Sunday, December 12, 2010
Latest JD Power Report on Customer Retention
J.D. Power and Associates Reports:
Desire for a Fun Driving Experience Increases in Importance as a Reason for Brand Loyalty, While Expected Resale Value Becomes Less Important
Ford and Honda Each Rank Highest in Owner Retention, in a Tie
WESTLAKE VILLAGE, Calif.: 9 December 2010 - New-vehicle owners are increasingly citing fun-to-drive vehicles as a top reason to remain loyal to their brand, while shifting away from expected resale value as a loyalty reason, according to the J.D. Power and Associates 2010 Customer Retention Study released today.
Now in its eighth year, the study measures the rate at which automotive brands retain their existing customers and the reasons why owners remain loyal. Customer retention is critical to a brand's market success, particularly during the current period of slow recovery, in which each new-vehicle sale is vital.
The study finds that the importance of fun-to-drive vehicles as a reason for owner loyalty has increased by eight percentage points in 2010, compared with 2009. Meanwhile, the importance of resale value as a reason to stay loyal has decreased by 10 percentage points from 2009.
In addition to customer retention, the study also examines rates at which automotive brands capture customers from their competitors, known as conquesting. The importance of a fun-to-drive vehicle has also increased as a reason why brands conquest new customers from their competitors, as has vehicle styling.
"Now that economic and market conditions have improved somewhat, vehicle owners are increasingly citing emotional, rather than practical, reasons for staying with their vehicle brand or switching to a different one," said Raffi Festekjian, director of automotive product research at J.D. Power and Associates. "In light of this, developing new models with attractive styling and that are perceived as fun to drive is increasingly critical for automakers in order to retain and conquest customers as the market continues to recover."
Ford and Honda rank highest in a tie among automotive brands in retaining vehicle owners. Each brand retains 62 percent of owners. Ford's retention rate is primarily driven by the Edge, F-Series and Fusion models, while for Honda, retention is driven by the Accord, CR-V and Pilot. Comparing the two brands, Ford owners are more likely than are Honda owners to indicate they have remained with their brand due to the perception that their new vehicle is fun to drive or has good styling. Honda owners are more likely than Ford owners to cite resale value and safety as reasons for repurchasing the brand.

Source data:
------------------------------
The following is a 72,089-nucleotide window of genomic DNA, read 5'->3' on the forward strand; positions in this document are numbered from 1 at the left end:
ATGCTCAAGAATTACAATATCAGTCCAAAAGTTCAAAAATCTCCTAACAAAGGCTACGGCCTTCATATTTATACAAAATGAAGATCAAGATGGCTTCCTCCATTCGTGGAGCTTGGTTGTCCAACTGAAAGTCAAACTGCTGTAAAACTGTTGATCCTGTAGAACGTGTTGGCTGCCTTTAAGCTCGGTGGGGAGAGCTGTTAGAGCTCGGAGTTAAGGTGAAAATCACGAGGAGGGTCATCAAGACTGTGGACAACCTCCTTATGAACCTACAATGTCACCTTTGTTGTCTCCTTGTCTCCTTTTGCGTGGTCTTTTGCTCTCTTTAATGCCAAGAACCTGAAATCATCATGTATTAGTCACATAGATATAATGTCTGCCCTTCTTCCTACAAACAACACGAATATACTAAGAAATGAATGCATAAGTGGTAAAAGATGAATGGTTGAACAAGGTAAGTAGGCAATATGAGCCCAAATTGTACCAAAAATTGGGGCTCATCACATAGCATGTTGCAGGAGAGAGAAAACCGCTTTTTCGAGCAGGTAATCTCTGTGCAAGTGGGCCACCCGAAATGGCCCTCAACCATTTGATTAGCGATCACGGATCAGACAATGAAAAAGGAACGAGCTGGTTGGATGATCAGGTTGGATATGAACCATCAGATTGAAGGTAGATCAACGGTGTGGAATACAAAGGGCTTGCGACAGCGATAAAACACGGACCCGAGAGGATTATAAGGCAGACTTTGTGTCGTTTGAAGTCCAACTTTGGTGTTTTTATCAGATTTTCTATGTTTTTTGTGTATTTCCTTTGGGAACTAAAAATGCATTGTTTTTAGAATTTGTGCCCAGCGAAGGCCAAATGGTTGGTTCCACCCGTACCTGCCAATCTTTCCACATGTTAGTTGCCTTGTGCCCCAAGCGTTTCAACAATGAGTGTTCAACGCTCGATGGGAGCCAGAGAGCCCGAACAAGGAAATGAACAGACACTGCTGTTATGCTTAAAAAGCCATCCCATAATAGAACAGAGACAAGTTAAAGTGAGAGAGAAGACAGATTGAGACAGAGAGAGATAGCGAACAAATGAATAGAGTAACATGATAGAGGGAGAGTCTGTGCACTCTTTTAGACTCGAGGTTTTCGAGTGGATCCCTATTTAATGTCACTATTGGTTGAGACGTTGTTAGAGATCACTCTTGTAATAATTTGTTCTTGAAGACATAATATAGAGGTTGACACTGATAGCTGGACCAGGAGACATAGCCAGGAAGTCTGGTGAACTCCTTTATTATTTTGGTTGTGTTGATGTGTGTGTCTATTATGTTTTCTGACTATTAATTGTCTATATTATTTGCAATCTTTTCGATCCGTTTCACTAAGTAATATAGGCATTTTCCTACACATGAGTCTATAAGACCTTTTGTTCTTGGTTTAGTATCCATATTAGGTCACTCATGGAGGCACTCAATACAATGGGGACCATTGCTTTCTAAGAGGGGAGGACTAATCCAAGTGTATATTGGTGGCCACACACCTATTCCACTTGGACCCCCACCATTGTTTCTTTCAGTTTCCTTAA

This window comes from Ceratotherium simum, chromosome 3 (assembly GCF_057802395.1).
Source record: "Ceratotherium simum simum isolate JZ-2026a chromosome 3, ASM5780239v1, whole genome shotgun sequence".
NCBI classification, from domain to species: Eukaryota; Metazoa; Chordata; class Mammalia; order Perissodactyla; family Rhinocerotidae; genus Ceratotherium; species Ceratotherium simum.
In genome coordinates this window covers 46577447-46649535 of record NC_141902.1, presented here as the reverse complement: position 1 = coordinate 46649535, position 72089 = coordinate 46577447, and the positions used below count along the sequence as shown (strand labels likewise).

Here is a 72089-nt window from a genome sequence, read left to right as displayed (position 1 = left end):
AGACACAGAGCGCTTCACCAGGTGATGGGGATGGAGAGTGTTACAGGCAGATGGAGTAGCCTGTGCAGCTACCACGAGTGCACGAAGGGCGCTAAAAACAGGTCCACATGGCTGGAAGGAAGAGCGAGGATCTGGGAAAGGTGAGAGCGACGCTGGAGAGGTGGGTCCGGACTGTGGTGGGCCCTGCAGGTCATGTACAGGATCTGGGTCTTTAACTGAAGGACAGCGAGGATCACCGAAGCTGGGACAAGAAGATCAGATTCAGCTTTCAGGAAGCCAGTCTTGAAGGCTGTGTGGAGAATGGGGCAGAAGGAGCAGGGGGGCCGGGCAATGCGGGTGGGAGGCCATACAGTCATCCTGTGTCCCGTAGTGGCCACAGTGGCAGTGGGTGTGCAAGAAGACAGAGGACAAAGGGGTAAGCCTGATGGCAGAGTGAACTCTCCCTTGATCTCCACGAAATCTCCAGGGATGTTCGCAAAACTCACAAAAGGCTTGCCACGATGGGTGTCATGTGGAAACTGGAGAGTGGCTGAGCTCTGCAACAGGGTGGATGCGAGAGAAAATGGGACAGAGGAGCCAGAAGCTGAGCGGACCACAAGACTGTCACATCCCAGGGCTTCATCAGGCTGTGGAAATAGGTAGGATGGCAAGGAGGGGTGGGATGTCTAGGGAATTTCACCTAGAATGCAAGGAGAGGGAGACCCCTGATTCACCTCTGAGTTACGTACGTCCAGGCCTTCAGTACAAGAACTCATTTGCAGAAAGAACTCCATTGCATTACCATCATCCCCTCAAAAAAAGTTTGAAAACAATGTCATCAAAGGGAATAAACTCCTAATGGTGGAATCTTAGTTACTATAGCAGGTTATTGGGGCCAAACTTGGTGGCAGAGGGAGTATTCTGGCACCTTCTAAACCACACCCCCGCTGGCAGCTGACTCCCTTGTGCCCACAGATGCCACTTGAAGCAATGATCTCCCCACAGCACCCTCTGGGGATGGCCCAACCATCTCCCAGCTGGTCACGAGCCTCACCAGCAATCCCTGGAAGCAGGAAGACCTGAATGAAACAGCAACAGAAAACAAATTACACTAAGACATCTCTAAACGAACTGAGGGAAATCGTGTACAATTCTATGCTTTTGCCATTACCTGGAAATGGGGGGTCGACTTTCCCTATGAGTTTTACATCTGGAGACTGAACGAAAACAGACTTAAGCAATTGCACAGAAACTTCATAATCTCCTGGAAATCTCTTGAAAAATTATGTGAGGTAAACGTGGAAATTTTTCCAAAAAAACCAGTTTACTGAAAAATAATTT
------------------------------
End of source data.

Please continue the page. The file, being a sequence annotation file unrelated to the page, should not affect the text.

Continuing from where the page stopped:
Following Ford and Honda in the rankings are Hyundai, Lexus and Toyota, in a three-way tie, each with a customer retention rate of 60 percent. Kia posts the greatest improvement in customer retention rate from 2009, improving by 21 percentage points to 58 percent in 2010.
Overall customer retention has remained stable from 2009 at 48 percent. In 2010, 16 of the 34 ranked brands have improved their customer retention rates from 2009, while 14 have declined and four have remained flat.
The study finds that customer retention among domestic brands, as a whole, has improved slightly from 2009. In 2010, 69 percent of owners who traded in a vehicle from a domestic brand purchased another domestic vehicle, compared with 68 percent in 2009. However, retention rates among domestic brands continue to lag behind those of import brands. In 2010, 90 percent of owners who traded in a vehicle from an import brand purchased another import vehicle-a level that has remained consistently high during recent years.
Compared with their retention rates, domestic brands have made more substantial progress during the past two years in conquesting customers from import brands. In 2010, 14 percent of buyers of domestic brand vehicles previously owned an import, up from 10 percent in 2008.
"While import brands still have notably higher customer conquest rates than domestic brands, the gap is beginning to narrow," said Festekjian. "In recent years, domestic brands have achieved parity or even surpassed the performance of import brands in initial quality and new-vehicle appeal, and customer perceptions of these nameplates seem to be evolving accordingly. It will be interesting to see how the performance gains by domestic brands affect retention and conquest rates in the coming years."
The 2010 Customer Retention Study is based on responses from 123,601 new-vehicle buyers and lessees, of which 81,350 replaced a vehicle that was previously acquired new. The study was fielded between February and May and August and October 2010.